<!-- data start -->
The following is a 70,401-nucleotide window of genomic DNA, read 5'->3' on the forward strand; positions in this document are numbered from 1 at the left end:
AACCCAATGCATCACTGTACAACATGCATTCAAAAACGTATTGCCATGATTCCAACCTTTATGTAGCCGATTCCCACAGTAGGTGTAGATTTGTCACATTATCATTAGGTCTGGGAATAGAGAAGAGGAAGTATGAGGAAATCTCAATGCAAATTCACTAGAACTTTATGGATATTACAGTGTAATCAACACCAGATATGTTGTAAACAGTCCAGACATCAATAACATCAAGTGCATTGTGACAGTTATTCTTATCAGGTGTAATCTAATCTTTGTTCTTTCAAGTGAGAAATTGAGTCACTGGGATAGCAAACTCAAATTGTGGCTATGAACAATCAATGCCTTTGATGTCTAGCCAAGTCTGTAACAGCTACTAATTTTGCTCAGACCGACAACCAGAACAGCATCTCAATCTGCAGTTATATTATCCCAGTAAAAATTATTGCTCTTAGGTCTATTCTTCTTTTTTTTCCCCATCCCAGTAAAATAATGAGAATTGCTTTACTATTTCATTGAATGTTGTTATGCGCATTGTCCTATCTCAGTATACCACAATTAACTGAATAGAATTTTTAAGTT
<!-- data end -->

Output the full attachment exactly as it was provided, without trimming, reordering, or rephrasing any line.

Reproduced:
The following is a 70,401-nucleotide window of genomic DNA, read 5'->3' on the forward strand; positions in this document are numbered from 1 at the left end:
AACCCAATGCATCACTGTACAACATGCATTCAAAAACGTATTGCCATGATTCCAACCTTTATGTAGCCGATTCCCACAGTAGGTGTAGATTTGTCACATTATCATTAGGTCTGGGAATAGAGAAGAGGAAGTATGAGGAAATCTCAATGCAAATTCACTAGAACTTTATGGATATTACAGTGTAATCAACACCAGATATGTTGTAAACAGTCCAGACATCAATAACATCAAGTGCATTGTGACAGTTATTCTTATCAGGTGTAATCTAATCTTTGTTCTTTCAAGTGAGAAATTGAGTCACTGGGATAGCAAACTCAAATTGTGGCTATGAACAATCAATGCCTTTGATGTCTAGCCAAGTCTGTAACAGCTACTAATTTTGCTCAGACCGACAACCAGAACAGCATCTCAATCTGCAGTTATATTATCCCAGTAAAAATTATTGCTCTTAGGTCTATTCTTCTTTTTTTTCCCCATCCCAGTAAAATAATGAGAATTGCTTTACTATTTCATTGAATGTTGTTATGCGCATTGTCCTATCTCAGTATACCACAATTAACTGAATAGAATTTTTAAGTT